The Rev. Canon Petero Sabune, the Episcopal Church’s Partnership Officer for Africa, recently visited the Diocese of Cape Coast in Ghana. During his visit, he met with the Rev. Dr. Jenny Coley, a missionary from the Diocese of Long Island. Below is a brief description of Petero’s time in Ghana:
My time in Ghana has been very busy, but it’s been a great blessing! I met with Jenny and Bishop Allotey. I visited the eye clinic, which is currently undergoing renovation and spent time with Jenny and the diocesan health coordinator discussing healthcare in the Diocese of Cape Coast. Thanks to Dr. Coley, the 11 dioceses in Ghana all have strong healthcare ministries. Unfortunately, Malaria is still the number one killer. The combination of stagnant water and high humidity makes the central region a breeding ground for mosquitoes.
Later, I had a chance to engage in dialogue with the cathedral clergy about the upcoming election for a new primate for West Africa. We also had honest discussions about the Five Marks of Mission and how that applies to the church here in Ghana. They asked about some of our decisions at General Convention and told me that I would get more questions about that and many other topics when I visited the seminary. They were right! My conversations with Bishop Allotey and the students at St. Nicholas Seminary (including an American named Michael from Long Island) were very engaging and productive. They included, but were not limited to: gender-based violence, theological education, leadership in the church, and various social issues, as well as the upcoming elections (in December)for the next President of Ghana and the elections for the next Primate of West Africa.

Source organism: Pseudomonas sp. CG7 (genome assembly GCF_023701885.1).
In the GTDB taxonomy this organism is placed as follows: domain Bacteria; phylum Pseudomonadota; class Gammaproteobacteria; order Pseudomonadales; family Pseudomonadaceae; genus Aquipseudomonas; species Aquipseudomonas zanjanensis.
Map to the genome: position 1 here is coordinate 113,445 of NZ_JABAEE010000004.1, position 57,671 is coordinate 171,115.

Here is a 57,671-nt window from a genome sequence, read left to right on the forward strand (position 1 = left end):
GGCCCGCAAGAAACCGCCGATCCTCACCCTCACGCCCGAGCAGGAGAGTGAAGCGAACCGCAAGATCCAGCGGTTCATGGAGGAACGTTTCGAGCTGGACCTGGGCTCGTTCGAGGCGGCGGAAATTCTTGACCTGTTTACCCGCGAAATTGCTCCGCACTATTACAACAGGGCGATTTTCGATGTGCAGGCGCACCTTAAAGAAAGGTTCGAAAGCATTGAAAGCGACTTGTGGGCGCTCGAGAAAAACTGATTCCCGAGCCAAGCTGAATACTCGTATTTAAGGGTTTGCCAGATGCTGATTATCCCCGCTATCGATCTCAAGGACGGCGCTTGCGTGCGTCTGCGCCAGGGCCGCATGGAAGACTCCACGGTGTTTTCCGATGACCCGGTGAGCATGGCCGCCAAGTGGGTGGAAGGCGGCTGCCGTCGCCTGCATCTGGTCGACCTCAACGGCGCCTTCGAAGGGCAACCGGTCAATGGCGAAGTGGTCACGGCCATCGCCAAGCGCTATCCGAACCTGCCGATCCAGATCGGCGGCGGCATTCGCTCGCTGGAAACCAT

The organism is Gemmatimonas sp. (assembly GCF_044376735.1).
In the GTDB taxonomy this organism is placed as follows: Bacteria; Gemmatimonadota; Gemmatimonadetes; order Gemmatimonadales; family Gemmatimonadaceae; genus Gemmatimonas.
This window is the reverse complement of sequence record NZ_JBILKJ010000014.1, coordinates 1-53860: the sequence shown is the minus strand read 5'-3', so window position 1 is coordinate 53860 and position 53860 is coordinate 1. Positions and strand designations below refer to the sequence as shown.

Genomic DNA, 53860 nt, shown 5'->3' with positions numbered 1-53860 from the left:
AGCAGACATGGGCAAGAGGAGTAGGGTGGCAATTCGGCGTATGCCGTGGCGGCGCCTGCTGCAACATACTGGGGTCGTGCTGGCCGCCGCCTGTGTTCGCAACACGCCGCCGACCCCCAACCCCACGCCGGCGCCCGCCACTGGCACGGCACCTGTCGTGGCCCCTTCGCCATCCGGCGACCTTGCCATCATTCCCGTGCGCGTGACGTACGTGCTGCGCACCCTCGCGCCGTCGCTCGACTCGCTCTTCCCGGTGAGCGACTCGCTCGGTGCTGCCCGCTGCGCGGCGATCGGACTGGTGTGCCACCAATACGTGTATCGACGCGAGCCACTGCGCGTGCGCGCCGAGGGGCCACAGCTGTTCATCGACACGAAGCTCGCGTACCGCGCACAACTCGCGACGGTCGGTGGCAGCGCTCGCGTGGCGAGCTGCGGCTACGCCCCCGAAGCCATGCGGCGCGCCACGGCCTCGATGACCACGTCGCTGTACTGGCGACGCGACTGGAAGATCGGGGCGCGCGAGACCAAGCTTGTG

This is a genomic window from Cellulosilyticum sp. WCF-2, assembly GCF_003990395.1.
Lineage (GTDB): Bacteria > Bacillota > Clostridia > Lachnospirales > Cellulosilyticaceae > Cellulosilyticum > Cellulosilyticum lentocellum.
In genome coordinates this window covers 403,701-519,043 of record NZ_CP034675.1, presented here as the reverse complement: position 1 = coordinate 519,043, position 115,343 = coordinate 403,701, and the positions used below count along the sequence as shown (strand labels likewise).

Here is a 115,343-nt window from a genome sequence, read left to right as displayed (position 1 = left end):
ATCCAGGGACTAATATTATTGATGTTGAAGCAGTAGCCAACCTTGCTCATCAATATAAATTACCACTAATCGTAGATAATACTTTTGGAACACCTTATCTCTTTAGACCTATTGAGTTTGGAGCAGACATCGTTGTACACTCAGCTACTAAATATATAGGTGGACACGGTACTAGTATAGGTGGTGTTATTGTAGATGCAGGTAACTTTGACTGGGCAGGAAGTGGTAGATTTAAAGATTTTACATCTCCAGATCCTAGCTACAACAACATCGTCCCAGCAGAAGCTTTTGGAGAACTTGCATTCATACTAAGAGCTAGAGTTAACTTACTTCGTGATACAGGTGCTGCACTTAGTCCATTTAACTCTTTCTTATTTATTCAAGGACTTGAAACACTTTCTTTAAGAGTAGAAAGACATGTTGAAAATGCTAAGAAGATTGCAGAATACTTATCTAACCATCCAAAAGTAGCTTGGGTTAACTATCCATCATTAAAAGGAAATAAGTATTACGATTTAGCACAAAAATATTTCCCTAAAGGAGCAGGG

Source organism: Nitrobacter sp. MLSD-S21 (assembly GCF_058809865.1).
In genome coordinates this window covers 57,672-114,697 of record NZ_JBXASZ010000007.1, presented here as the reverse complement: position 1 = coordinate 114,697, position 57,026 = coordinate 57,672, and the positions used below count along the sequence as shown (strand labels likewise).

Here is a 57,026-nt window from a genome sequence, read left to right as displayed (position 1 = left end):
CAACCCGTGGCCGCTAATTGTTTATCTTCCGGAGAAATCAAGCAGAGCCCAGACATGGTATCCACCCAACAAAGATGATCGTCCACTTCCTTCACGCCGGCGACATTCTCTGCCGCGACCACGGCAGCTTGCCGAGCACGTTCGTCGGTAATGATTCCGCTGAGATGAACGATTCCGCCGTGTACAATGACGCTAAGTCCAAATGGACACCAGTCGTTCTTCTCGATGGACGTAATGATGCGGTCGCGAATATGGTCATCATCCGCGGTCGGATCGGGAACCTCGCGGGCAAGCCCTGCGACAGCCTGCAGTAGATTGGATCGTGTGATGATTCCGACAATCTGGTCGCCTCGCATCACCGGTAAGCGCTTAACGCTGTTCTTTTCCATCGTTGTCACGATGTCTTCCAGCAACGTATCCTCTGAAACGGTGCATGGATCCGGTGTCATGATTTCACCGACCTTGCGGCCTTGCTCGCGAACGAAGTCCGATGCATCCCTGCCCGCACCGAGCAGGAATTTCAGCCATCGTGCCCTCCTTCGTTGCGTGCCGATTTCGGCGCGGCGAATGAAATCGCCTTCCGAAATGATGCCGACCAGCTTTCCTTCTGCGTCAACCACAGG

We tried to identify the differences and similarities between the role of Primate and President. What are the leadership qualities necessary for a good leader? Are issues like gender and education relevant? What about ethnicity and country of origin? The students were also intrigued by the two candidates for US President. We even spent some time discussing the Church of Jesus Christ of Latter-day Saints. I was surprised about their depth of knowledge of the Mormon faith. They shared that Mormons have been very active in Ghana and have strategic locations of churches at major intersections in cities.
During my visit, I also spent an hour at the Cape Coast Castle where Africans were sold like cattle for plantations in Brazil, the West Indies, and the Americas. I walked through the dungeon and saw the Door of No Return. It is a must visit for anyone coming here.